Yes, the mushrooms and onions need to be cooked in two separate batches. Why you ask? Well, simply because if you try to brown them at the same time, the pan will be overcrowded and the veggies will steam rather than brown. You will not create any fond if you steam your veggies.

Vegetable Beef Soup

For this soup recipe in particular, it’s important to brown the onions until they are well browned—look for small dark bits (dark brown not black) forming on the bottom of the pan. Those bits are what the French call fond, and they help to create a deep, fantastic flavor in your finished soup. That depth of flavor is intensified when the beef is browned in the same skillet. That creates another layer of fond which is added to the soup when the pan is deglazed.

Of course, the choice of liquid to use in your deglazing will impact the final flavor as well. I use red wine because it compliments and pairs with the browned beef perfectly.

Look, I love my nonstick pans just as much as the next person—but here’s a little secret: when I’m browning something and intending to deglaze the pan I never use a nonstick pan. Those little brown bits that I work so hard to achieve do not seem to be created with a nonstick pan. So I go ahead and use a regular large pot with this soup.

And don’t worry about clean up—you won’t have to angrily scrub at the pan bottom to get the stuff off. When you deglaze the pan all that stuff you would have to scrub gets easily lifted up and used to create flavor in the soup. It’s a perfect solution: less cleanup and more flavor!

Vegetables: This recipe is super versatile when it comes to veggies. You can change or adapt the veggies listed to anything you like or prefer. Go ahead, make that Vegetable Beef Soup With Cabbage, or that Vegetable Beef Barley Soup. Whatever you want! I’ve listed my preferences in this soup, but you can experiment and design your own. Some people like peas or corn in their soup. Some folks like green beans, some don’t. Some people want extra potatoes, while some are going low carb and skipping the potatoes altogether.

Make Ahead: This soup tastes even better (is that possible?) if you make it a day or two ahead of serving. All those wonderful flavors marry and mix, the broth part of the soup thickening and tasting even richer. This soup also freezes pretty well, so make a big batch and save some for later!

Vegetable Beef Soup

Slow Cooker Vegetable Beef Soup: To adapt this recipe for your slow cooker, start by:

  1. Brown the mushrooms in a skillet until they’re soft. Use a slotted spoon and transfer them right over to the slow cooker.
  2. Brown the onions in the same skillet, stirring frequently until the onions are browning and dark pieces areforming on the bottom of the pan, about 8-12 minutes. Use a slotted spoon and transfer them to the slow cooker.
  3. Brown all of your marinated steak in a skillet. I do it in two batches, so the skillet doesn’t get overcrowded, and the steak browns properly. Use a slotted spoon and transfer the browned steak to the slow cooker.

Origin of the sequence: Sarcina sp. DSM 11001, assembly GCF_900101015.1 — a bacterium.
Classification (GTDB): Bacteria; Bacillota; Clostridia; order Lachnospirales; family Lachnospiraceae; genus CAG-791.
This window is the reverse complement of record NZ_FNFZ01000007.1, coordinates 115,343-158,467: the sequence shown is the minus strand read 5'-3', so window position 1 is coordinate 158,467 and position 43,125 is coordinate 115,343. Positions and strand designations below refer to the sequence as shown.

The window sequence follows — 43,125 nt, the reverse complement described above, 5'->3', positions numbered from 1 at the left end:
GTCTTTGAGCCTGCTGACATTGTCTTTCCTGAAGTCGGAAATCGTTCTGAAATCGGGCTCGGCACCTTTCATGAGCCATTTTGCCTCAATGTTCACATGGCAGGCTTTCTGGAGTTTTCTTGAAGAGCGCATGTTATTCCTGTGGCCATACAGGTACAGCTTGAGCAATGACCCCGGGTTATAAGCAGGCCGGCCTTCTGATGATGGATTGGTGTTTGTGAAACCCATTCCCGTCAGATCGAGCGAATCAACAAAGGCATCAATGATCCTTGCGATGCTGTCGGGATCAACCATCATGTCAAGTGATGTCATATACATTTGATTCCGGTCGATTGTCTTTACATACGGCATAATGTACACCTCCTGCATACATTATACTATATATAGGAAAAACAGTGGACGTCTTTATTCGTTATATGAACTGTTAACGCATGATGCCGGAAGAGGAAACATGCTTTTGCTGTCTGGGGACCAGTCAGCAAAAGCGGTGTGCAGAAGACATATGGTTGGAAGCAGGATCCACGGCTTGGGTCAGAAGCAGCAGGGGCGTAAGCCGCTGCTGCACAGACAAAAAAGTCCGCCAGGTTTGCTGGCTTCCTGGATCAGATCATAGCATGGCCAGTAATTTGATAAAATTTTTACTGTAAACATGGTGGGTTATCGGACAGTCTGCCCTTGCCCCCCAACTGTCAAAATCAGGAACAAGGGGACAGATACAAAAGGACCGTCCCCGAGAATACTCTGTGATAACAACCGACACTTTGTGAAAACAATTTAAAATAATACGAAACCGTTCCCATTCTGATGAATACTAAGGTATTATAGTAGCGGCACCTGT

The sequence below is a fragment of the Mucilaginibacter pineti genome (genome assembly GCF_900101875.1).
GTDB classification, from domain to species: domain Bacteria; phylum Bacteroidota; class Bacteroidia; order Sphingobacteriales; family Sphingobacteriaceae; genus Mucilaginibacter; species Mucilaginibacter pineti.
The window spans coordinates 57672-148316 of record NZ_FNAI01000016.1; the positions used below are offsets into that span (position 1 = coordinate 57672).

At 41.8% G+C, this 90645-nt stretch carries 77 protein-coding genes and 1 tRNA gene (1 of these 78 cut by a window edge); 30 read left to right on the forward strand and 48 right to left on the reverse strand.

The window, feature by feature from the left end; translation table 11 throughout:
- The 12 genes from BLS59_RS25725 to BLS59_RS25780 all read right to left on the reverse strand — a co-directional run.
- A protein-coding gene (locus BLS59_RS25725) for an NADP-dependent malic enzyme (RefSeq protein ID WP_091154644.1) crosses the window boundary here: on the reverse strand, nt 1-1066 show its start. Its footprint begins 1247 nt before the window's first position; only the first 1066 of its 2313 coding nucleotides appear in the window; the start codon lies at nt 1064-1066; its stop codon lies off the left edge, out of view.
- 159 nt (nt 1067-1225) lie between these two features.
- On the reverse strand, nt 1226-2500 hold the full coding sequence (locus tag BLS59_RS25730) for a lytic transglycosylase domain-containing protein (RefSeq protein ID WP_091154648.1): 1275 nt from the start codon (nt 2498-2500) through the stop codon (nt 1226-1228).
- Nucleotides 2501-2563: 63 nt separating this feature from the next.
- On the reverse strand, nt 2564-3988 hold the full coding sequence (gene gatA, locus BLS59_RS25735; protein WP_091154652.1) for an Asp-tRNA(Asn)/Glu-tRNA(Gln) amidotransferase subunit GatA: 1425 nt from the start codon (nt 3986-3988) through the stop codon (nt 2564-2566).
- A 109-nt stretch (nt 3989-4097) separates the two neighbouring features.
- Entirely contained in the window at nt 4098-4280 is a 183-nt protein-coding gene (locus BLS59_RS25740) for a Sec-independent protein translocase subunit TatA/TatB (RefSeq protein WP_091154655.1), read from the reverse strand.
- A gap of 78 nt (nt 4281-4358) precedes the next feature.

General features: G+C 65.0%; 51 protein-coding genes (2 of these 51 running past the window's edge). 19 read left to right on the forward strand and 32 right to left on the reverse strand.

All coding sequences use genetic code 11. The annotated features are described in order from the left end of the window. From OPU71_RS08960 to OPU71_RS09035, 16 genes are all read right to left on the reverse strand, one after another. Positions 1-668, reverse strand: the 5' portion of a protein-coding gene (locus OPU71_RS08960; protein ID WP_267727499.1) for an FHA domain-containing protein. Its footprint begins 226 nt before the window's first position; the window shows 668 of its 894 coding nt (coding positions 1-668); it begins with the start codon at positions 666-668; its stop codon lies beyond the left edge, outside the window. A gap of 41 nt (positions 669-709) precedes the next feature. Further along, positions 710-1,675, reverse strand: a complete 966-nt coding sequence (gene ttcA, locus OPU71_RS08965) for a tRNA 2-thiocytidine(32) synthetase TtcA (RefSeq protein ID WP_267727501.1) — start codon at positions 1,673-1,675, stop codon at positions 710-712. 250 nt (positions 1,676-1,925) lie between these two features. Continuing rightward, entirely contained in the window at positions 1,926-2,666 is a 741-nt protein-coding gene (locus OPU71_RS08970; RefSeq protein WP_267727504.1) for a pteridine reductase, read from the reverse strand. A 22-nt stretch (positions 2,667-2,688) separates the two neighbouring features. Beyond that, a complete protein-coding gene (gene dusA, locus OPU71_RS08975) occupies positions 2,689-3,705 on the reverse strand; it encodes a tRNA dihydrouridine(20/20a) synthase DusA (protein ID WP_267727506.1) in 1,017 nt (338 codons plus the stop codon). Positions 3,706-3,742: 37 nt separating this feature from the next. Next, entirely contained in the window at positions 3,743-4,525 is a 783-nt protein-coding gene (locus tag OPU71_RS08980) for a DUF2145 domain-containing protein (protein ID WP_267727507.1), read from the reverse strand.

4.  Add tomato paste and garlic and to skillet and cook stirring constantly, about 30seconds. Add the red wine, maintaining the heat and stir vigorously with a wooden spoon to loosen up the brown bits. Continue to cook until the liquid becomes syrupy, about 1-2 minutes. Pour into slow cooker.
  5. Add 1 teaspoon salt, 1 teaspoon pepper, beef broth, Better than Bouillion, Worcestershire sauce, thyme, bay leaves, canned tomatoes with their juice, potatoes, carrots, celery, and thawed and drained green beans.  Cook soup for 3-4 hours with your crockpot on “high.” Or, on low for 6-8 hours.

 Beef Broth and Soy Sauce: This recipe calls for low sodium beef broth and soy sauce. The amount of salt called for in the ingredients list is used to make up for the low sodium broth and soy sauce. So if you end up using products that aren’t low sodium, make sure you reduce the amount of salt you use.

Better than Bouillion: “Better than Bouillion – Beef Flavor” is an awesome product. I love it and use it often in my cooking. It does so much work to add a ton of rich, meaty flavor to broth without adding a whole bunch of extra salt. I typically use the regular version of this product, not the low sodium version.

Even Cook’s Illustrated recommends this product. They taste-tested the top ten selling national supermarket plan beef broths, and “Better than Bouillion” was their number one choice! That’s one heck of a recommendation!

Variation: I know a few people who really love a good beef noodle soup recipe. This regular vegetable beef recipe is a good base for a noodle recipe. Just add as many dried egg noodles as you’d like (I typically use about 1–1 1/2 cups) to the soup pot with the rest of the soup ingredients. If the soup gets too thick, thin it with extra beef broth or water.